Kellyanne Conway casually sits, and etiquette arbiters take a stand

Photos of the Conway sitting casually on a couch in the Oval Office have ignited a battle over decorum. — Picture by Stephen Crowley/The New York TimesPhotos of the Conway sitting casually on a couch in the Oval Office have ignited a battle over decorum. — Picture by Stephen Crowley/The New York TimesWASHINGTON, March 1 — During President Donald Trump’s meeting with dozens of leaders of historically black universities Monday, Kellyanne Conway, the White House counsellor, made herself at home in the Oval Office. She hopped onto a couch, sat back on her heels and tapped on her phone.

For those watching closely, this seemed like the latest flouting of protocol by an administration that has shown a willingness to ignore unwritten rules of White House life. When Trump invited Justin Trudeau, the Canadian prime minister, into the Oval Office in February, his daughter Ivanka was criticised for taking an impromptu seat at her father’s desk. And Stephen K. Bannon, the president’s chief strategist, has been targeted for dressing too casually.

But Conway’s willingness to sit casually on a couch seemed a step too far. To Pamela Eyring, president of the Protocol School of Washington, whose programs focus on etiquette, it just looked a lot like a “rookie protocol mistake.”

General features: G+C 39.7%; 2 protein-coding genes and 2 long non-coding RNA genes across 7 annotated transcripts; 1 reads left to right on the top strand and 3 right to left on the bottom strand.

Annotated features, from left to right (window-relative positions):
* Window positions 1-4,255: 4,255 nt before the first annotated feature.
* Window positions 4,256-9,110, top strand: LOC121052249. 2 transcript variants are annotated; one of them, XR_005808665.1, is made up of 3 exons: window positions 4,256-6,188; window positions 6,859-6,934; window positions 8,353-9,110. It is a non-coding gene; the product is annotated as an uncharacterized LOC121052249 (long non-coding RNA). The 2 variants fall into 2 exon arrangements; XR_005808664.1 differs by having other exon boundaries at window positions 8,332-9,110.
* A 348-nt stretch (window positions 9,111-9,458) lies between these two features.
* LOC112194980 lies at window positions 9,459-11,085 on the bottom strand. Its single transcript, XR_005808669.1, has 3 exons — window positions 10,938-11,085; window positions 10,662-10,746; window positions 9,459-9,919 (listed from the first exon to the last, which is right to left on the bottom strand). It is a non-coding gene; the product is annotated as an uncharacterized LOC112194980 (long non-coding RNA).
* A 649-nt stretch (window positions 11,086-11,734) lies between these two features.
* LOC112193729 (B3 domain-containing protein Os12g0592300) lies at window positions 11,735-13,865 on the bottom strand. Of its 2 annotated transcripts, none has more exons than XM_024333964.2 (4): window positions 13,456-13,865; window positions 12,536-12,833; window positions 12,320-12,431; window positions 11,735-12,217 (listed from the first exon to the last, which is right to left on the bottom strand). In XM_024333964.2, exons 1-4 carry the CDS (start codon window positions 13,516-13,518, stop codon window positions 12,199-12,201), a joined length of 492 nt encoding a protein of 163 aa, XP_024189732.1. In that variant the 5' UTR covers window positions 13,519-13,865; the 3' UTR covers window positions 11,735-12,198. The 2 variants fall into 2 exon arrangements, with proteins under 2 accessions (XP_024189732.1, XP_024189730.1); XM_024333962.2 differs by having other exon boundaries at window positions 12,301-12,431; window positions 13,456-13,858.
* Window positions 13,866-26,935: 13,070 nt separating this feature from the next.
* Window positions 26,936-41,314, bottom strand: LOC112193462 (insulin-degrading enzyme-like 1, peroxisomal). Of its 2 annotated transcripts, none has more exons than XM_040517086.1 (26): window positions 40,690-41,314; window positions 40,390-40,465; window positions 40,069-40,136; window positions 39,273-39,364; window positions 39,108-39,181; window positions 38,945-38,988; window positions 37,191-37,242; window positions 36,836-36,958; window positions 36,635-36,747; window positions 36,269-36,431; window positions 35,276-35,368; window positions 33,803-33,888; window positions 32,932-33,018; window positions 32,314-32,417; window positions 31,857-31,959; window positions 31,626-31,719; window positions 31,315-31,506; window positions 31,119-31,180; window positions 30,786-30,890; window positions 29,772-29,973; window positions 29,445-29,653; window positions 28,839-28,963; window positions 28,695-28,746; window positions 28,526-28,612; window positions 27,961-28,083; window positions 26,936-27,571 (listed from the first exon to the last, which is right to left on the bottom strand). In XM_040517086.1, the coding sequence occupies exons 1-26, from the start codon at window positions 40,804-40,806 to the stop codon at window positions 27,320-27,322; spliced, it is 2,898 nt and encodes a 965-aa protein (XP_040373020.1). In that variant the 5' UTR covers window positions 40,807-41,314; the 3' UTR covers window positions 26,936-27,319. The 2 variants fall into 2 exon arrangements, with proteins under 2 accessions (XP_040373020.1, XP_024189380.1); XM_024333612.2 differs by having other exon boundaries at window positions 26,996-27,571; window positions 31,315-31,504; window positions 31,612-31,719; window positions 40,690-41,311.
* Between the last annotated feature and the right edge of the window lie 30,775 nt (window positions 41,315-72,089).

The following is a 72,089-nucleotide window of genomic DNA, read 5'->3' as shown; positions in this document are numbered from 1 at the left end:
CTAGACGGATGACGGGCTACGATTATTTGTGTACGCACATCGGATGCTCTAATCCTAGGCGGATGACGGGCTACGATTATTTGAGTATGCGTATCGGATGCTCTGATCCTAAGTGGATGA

Eyring said the photos of Conway probably negated whatever message of unity Trump was trying to project.

On Twitter, people categorised the episode as an outrage, an opportunity for laughs or an overblown controversy.

“Liberals are losing their mind because Kellyanne Conway is kneeling on a couch and ‘not treating furniture with respect,'” wrote Jack Murphy, who posts extensively on Twitter about the president. He then shared nine photos of former President Barack Obama with his feet propped up on desks and chairs in the White House.

Others felt that Conway had shown disrespect while she was among dozens of black leaders.

Conway was observing a hastily arranged photo op where dozens of people were waved into the office by Omarosa Manigault, the director of communications for the Office of Public Liaison, according to Stephen Crowley, a New York Times photographer who was in the room.

“It was just chaos as they were bringing in dozens of people,” Crowley said. “I didn’t even notice Kellyanne, it was just so chaotic.”

Crowley added that, in the moment, Conway’s movements suggested that she was making an effort to duck out of the way of pool photographers.

Yesterday evening, Conway addressed the photos during an interview with Lou Dobbs on the Fox Business Network. “I was asked to take a certain angle and was doing exactly that. I certainly meant no disrespect,” Conway said. “I didn’t mean to have my feet on the couch.”

Eyring, of the protocol school, suggested it would be a lesson learned.

“We call that scar tissue,” she said. — The New York Times